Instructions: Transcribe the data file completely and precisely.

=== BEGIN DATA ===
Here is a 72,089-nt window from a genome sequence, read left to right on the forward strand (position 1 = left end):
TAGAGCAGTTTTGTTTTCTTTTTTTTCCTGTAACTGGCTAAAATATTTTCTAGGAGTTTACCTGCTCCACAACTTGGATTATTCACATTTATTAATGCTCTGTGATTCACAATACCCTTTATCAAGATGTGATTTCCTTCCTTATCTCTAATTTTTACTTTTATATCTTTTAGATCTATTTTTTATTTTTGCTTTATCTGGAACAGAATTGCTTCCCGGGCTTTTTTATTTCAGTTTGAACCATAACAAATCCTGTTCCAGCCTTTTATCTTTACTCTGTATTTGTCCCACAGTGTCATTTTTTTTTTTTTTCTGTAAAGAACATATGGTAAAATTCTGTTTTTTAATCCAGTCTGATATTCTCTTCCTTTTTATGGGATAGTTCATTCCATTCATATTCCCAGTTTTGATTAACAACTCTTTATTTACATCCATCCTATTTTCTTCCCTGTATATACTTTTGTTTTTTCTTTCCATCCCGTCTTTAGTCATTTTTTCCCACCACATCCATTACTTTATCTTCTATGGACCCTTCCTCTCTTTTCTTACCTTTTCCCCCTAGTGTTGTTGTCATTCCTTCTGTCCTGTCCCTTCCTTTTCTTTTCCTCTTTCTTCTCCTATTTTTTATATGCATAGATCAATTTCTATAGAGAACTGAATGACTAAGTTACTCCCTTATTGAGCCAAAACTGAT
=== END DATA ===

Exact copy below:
Here is a 72,089-nt window from a genome sequence, read left to right on the forward strand (position 1 = left end):
TAGAGCAGTTTTGTTTTCTTTTTTTTCCTGTAACTGGCTAAAATATTTTCTAGGAGTTTACCTGCTCCACAACTTGGATTATTCACATTTATTAATGCTCTGTGATTCACAATACCCTTTATCAAGATGTGATTTCCTTCCTTATCTCTAATTTTTACTTTTATATCTTTTAGATCTATTTTTTATTTTTGCTTTATCTGGAACAGAATTGCTTCCCGGGCTTTTTTATTTCAGTTTGAACCATAACAAATCCTGTTCCAGCCTTTTATCTTTACTCTGTATTTGTCCCACAGTGTCATTTTTTTTTTTTTTCTGTAAAGAACATATGGTAAAATTCTGTTTTTTAATCCAGTCTGATATTCTCTTCCTTTTTATGGGATAGTTCATTCCATTCATATTCCCAGTTTTGATTAACAACTCTTTATTTACATCCATCCTATTTTCTTCCCTGTATATACTTTTGTTTTTTCTTTCCATCCCGTCTTTAGTCATTTTTTCCCACCACATCCATTACTTTATCTTCTATGGACCCTTCCTCTCTTTTCTTACCTTTTCCCCCTAGTGTTGTTGTCATTCCTTCTGTCCTGTCCCTTCCTTTTCTTTTCCTCTTTCTTCTCCTATTTTTTATATGCATAGATCAATTTCTATAGAGAACTGAATGACTAAGTTACTCCCTTATTGAGCCAAAACTGAT